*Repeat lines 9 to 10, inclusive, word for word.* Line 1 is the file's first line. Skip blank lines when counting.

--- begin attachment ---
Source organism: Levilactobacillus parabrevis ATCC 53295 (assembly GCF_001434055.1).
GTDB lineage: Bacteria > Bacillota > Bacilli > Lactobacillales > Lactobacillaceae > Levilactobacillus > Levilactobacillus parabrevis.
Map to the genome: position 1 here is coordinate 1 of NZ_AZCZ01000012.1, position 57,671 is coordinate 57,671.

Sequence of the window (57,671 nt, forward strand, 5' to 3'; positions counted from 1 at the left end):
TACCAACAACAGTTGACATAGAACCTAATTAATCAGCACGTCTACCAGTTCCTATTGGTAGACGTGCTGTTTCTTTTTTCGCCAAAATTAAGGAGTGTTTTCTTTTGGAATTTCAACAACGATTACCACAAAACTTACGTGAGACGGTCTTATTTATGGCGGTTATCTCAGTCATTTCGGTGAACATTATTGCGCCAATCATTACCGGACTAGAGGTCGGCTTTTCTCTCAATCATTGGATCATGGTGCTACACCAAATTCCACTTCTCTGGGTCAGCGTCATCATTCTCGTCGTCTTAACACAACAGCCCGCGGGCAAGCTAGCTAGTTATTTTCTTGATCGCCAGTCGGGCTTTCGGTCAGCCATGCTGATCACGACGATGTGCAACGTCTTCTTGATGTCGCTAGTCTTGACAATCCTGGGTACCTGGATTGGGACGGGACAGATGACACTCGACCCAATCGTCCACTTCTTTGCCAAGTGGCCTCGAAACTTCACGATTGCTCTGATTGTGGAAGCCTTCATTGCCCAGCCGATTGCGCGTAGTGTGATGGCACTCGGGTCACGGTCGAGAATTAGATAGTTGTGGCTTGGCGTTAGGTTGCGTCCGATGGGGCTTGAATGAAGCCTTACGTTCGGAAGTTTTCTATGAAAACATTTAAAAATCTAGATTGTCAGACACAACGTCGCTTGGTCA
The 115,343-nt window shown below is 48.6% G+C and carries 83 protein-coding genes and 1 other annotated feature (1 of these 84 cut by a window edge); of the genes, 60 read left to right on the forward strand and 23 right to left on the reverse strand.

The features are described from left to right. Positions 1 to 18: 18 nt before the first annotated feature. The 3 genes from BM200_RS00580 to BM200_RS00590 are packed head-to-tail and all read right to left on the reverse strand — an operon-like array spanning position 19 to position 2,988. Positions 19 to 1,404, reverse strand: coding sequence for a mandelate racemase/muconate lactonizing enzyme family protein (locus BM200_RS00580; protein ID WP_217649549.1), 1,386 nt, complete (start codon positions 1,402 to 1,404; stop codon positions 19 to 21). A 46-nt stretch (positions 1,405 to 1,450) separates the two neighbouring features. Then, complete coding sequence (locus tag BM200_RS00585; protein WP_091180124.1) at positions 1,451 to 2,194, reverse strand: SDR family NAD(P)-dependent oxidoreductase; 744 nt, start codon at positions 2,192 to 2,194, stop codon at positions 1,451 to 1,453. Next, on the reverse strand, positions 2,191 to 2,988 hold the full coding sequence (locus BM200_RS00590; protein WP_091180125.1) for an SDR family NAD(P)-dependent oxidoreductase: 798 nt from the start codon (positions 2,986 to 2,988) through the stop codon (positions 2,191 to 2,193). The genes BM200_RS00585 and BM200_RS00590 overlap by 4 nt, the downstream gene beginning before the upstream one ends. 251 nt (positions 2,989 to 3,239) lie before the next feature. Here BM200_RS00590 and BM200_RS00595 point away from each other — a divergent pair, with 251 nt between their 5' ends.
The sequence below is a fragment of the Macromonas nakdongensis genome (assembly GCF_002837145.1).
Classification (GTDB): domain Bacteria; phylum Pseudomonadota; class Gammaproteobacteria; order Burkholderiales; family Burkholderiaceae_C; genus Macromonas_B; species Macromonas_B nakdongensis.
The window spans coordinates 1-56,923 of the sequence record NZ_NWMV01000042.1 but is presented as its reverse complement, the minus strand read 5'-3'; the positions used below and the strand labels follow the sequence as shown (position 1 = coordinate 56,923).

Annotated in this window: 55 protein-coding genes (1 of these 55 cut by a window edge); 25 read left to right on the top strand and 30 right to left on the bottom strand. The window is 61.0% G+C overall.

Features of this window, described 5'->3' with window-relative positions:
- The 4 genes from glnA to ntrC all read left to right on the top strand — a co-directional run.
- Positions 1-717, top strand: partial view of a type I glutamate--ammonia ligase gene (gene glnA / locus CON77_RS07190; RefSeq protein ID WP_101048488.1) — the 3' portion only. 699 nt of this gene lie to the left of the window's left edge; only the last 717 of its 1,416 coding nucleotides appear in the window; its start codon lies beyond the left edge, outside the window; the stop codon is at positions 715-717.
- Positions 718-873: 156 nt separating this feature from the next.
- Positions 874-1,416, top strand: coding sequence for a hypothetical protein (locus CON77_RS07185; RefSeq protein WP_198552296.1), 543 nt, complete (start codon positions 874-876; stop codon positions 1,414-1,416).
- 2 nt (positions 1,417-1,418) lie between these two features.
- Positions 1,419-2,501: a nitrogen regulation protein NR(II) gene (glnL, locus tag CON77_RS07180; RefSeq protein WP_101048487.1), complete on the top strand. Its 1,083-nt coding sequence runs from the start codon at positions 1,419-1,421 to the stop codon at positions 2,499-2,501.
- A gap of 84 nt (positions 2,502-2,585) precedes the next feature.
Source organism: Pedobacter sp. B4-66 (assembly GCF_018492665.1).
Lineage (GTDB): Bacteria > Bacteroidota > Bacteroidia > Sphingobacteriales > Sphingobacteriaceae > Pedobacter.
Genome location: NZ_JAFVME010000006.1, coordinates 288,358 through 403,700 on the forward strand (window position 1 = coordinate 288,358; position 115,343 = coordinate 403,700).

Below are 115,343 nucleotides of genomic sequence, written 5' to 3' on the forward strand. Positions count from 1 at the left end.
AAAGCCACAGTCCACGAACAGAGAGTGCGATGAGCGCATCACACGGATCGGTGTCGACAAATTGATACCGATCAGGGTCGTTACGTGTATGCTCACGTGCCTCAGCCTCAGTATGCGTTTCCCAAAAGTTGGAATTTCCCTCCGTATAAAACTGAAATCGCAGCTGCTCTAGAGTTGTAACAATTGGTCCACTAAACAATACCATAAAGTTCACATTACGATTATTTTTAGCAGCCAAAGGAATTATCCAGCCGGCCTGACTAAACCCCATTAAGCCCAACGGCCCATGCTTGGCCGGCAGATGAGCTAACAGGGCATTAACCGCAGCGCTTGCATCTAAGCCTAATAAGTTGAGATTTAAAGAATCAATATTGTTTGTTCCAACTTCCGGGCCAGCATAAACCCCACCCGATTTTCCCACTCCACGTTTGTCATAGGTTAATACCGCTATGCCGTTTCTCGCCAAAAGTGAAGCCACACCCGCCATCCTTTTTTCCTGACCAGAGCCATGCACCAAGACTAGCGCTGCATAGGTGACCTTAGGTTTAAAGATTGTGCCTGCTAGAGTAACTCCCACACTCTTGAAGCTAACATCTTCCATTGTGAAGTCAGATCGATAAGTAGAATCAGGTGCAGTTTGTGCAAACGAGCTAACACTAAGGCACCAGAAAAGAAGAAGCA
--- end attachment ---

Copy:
Classification (GTDB): domain Bacteria; phylum Pseudomonadota; class Gammaproteobacteria; order Burkholderiales; family Burkholderiaceae_C; genus Macromonas_B; species Macromonas_B nakdongensis.
The window spans coordinates 1-56,923 of the sequence record NZ_NWMV01000042.1 but is presented as its reverse complement, the minus strand read 5'-3'; the positions used below and the strand labels follow the sequence as shown (position 1 = coordinate 56,923).